Monday, September 07, 2009

Focus groups

The old way of doing a focus group is dying. Now I can do a survey online with little or no cost, but if I want to do it the old fashioned way, there are a few new ways to get good information. From

Refocus That Focus

Sad but true: The use of focus groups to determine consumer preferences has lost favor in recent years. Why? Because "consumers have clear cognitive models of what to do when they're part of focus groups, which makes their answers sound canned and sterile," says Gavin Johnston in an article at MarketingProfs.

Still, Johnston insists that marketers should not ditch this approach to gaining customer input. He offers these tips for putting today's focus-group participants in a "more-engaged, more-creative state of mind":

Set a cool stage. Create a more natural setting than the standard conference-room-with-two-way-mirror thing. "[S]trike a balance between a living space and a professional space," he suggests. Soft chairs, soft floor-lamp lighting, will put folks more at ease.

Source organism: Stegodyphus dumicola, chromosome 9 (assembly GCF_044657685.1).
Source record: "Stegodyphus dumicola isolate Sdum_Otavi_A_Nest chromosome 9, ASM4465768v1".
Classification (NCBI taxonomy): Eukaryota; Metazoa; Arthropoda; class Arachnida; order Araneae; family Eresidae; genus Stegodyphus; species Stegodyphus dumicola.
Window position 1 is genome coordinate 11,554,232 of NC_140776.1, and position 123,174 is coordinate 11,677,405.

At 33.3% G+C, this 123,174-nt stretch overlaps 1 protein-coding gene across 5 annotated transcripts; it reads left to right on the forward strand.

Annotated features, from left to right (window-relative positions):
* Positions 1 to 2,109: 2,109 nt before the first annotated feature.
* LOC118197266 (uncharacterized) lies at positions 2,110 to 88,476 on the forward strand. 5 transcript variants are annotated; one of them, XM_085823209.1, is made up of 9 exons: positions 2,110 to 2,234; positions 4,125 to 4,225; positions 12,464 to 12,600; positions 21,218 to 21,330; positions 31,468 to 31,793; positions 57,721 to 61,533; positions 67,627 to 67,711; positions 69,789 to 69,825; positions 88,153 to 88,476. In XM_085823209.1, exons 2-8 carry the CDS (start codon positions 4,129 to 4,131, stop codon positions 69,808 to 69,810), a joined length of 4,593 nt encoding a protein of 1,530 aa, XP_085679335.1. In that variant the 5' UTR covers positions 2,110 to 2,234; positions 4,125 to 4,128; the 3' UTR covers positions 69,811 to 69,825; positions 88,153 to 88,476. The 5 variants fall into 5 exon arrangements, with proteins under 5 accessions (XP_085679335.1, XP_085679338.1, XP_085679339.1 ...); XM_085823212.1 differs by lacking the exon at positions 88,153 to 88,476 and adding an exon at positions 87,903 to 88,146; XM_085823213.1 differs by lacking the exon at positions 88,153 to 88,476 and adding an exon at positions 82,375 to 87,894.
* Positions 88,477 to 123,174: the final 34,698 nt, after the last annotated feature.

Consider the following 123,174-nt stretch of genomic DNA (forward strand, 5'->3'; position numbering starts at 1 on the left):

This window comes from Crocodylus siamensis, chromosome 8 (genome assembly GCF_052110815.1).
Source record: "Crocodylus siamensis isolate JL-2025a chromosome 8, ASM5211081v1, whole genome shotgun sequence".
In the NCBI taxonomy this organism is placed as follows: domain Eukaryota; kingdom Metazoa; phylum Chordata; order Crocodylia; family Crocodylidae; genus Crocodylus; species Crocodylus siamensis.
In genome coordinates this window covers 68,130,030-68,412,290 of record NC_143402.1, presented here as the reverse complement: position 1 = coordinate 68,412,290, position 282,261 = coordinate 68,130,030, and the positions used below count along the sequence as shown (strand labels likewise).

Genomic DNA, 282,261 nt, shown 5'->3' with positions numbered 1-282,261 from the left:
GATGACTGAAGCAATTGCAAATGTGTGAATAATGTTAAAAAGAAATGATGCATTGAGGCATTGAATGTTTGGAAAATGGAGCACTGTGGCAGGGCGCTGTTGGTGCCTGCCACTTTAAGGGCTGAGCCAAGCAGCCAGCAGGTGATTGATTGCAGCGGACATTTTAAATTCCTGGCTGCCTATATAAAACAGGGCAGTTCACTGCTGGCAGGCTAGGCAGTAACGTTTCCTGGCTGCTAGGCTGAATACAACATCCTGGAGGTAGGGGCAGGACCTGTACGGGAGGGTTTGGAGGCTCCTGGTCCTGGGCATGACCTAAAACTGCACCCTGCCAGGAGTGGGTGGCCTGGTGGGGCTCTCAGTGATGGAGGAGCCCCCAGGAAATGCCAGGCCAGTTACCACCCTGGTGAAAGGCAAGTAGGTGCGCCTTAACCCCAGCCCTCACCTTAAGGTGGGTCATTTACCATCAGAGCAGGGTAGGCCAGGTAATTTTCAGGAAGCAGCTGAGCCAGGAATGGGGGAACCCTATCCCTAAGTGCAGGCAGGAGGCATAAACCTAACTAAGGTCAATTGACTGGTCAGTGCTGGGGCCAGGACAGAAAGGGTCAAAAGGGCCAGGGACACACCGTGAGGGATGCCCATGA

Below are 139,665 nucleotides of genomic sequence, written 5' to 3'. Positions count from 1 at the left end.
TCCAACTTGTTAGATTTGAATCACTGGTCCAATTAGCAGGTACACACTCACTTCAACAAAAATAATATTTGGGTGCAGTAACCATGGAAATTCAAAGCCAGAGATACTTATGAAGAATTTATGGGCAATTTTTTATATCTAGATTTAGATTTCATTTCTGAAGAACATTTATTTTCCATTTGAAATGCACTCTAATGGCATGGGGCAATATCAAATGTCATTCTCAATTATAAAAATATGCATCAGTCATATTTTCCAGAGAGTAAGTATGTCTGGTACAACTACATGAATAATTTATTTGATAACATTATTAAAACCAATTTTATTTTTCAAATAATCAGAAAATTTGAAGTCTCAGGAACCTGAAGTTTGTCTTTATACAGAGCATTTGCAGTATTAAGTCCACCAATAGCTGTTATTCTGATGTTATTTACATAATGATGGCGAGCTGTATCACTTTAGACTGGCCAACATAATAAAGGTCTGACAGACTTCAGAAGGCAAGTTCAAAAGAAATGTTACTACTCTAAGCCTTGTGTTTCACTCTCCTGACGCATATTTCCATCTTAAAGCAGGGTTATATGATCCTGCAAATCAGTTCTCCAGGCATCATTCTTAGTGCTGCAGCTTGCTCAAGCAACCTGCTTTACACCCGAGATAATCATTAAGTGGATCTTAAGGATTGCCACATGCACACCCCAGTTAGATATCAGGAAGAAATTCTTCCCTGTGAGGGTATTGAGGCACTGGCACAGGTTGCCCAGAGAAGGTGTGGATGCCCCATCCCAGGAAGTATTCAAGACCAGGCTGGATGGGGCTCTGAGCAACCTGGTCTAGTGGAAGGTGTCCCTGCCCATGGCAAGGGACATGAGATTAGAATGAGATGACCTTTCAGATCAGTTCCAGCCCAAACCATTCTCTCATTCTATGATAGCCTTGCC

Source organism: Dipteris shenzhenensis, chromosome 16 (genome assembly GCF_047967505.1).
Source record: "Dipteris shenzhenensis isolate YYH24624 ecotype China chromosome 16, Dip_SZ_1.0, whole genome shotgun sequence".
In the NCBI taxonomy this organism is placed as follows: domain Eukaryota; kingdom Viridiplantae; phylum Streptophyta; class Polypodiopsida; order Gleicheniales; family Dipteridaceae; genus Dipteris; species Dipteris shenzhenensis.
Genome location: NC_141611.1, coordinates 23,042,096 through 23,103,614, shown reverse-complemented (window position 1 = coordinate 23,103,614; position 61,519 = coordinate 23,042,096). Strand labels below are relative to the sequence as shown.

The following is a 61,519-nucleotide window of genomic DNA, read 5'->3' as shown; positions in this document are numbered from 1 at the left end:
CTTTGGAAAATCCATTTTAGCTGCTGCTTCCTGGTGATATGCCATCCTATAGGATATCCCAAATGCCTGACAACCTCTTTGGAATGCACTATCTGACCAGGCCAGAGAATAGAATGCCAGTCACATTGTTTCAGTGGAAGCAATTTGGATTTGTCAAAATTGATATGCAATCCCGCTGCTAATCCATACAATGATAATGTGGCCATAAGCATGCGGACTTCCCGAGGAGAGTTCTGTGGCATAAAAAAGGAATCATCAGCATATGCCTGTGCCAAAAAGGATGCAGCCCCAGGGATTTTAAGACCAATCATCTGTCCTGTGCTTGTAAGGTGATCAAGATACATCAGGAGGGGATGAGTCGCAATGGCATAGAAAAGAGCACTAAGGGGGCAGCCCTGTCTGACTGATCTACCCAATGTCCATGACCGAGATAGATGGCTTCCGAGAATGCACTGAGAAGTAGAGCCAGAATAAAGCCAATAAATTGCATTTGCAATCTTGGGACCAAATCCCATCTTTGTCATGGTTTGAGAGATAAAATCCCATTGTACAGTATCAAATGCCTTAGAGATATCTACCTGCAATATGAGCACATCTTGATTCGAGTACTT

Conduct three fun sessions. Johnston advises following this model to surprise your attendees and get fresh responses:

  1. Eat, blab and be merry. Serve a meal. (Wow! Big change!) Get people talking and enjoying themselves, then do your intro.
  2. Turn the cameras on—obviously. As Johnston notes, no one was ever fooled by that two-way mirror, anyway. So make it obvious when you begin the "main event." Also, use two moderators to keep the conversation flowing: one up front, and one seated among the participants.
  3. Get down to the nitty-gritty. End the session, turn the cameras off and encourage participants to speak with the moderators for 20 more minutes. You'll grab amazing nuggets of info not shared during the main event.

The Po!nt: Switch to the wide-angle. "Changing the [focus-group] format to a more relaxed, expansive session [will generate] creative thinking and new ideas," Johnston concludes.

Source: MarketingProfs. Click to read the article.

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